Wine producers have always criticised restaurants for charging too much for their wines, and the restaurants reply that to survive they have to uplift prices by two or three times their cost.
Both groups are right in a way, and unfortunately the practice of charging a fixed uplift per bottle instead of a percentage increase has few practitioners. Restaurants are also right when they claim that to acquire and store an expensive wine costs more than is the case of a cheap wine (tied-up capital, etc.), although the producers allege that to serve one bottle of wine costs the same as serving another.
The question that needs answering is: would lower restaurant wine prices encourage people to drink more, so the restaurant could make more money?
Somewhat amazingly there appears never to have been any comparative tests carried out on the subject. How difficult would it be for restaurant to charge a fixed uplift of, say, ten euros per bottle, for a month, then revert back to the usual method, and then see which option gave the bigger profit?
There are a few local restaurants that are real wine-lovers’ paradises, where you can take your own wine and not get charged corkage. They accept that they will only make money on the food you eat, and that if they don’t permit you to drink your wine you will go somewhere else that will be permissive. Unlike in the USA for example, where corkage in a New York restaurant can run from as little as $10 to as much as $35 per bottle, with a limit on the number of bottles you can take. But at least some of the restaurants will waive the charge if you take an exceptional wine and are thoughtful enough to invite the owner to enjoy a glass.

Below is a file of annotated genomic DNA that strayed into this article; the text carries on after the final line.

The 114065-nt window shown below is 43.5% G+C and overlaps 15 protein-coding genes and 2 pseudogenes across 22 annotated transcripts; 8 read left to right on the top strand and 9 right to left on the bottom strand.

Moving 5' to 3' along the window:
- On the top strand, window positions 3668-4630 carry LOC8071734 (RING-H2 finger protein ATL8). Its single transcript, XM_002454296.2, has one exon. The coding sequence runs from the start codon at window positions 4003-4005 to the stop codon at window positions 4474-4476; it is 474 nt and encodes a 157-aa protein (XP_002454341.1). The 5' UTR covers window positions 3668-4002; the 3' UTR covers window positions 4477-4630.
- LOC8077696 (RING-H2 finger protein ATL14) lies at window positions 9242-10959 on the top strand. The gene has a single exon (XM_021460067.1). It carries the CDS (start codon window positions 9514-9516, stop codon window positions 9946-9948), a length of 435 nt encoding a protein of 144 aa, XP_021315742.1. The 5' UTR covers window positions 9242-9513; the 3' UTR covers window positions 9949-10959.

A group of wine aficionados met in the La Nueva Campana Restaurant in Nueva Andalucia Spain earlier this week, and although it is not in the corkage business, we shared some bottles we had brought. The first up was a Pérez Texeira communion wine, blessed by Don Angel Herrera y Oriá, Bishop of Málaga, in 1953. Half the bottle had been lost by evaporation, and it was really just a curiosity, but interesting. Then came the Austrian Alzinger Federspiel 2011, made with the rare Grüner Veltliner grape variety, very impressive. Unfortunately the Ranni Marlborough Wairna Valley Pinot Noir 2010, appeared not to have survived the voyage from New Zealand, and was quietly parked.
Without question the star of the lunch was the Sedella 2009, brought by Charlotte Rodríguez, of Cervinco, a ‘Málaga Mountain Wine’, as such varieties used to be known two centuries ago in export markets. This new wine made from Romé and Garnacha grapes is the personal project of young winemaker Loren Rosillo, (of Martínez Bujanda, Rioja, and other bodegas). The Chateau Climens Sauternes 1983, put up by host Garry Waite, was everything you could expect from such a celebrated wine.
(Originally published in Spanish in Diario Sur 19 Jan 13)